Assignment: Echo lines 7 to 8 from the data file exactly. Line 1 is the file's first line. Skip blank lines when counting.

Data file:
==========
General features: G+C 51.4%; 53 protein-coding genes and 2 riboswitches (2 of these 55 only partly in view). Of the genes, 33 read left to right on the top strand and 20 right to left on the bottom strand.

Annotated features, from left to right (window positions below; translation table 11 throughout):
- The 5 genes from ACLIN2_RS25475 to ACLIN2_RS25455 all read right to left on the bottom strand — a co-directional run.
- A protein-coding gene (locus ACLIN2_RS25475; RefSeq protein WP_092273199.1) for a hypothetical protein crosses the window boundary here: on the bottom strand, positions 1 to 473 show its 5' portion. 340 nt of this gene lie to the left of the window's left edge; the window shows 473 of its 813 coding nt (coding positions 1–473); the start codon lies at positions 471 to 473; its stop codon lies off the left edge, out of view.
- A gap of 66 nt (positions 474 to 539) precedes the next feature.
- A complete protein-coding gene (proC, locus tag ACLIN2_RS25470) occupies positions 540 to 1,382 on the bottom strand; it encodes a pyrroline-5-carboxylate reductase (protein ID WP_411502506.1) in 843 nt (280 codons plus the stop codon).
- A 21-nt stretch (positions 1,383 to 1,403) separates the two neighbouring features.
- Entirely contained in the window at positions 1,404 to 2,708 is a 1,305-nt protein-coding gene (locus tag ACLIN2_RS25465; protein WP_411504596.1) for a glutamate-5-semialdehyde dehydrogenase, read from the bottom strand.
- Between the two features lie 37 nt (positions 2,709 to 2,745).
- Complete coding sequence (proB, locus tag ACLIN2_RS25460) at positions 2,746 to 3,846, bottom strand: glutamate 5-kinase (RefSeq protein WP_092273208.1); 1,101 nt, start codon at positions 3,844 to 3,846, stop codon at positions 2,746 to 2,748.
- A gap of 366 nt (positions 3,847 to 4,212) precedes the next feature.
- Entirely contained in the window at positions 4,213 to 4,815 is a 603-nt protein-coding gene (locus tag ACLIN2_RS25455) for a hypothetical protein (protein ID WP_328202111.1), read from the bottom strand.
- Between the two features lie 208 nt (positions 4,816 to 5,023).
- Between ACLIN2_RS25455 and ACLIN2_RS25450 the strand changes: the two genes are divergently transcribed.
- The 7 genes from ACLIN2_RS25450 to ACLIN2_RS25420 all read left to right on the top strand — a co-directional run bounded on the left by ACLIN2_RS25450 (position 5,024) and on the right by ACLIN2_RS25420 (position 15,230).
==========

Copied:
- A 21-nt stretch (positions 1,383 to 1,403) separates the two neighbouring features.
- Entirely contained in the window at positions 1,404 to 2,708 is a 1,305-nt protein-coding gene (locus tag ACLIN2_RS25465; protein WP_411504596.1) for a glutamate-5-semialdehyde dehydrogenase, read from the bottom strand.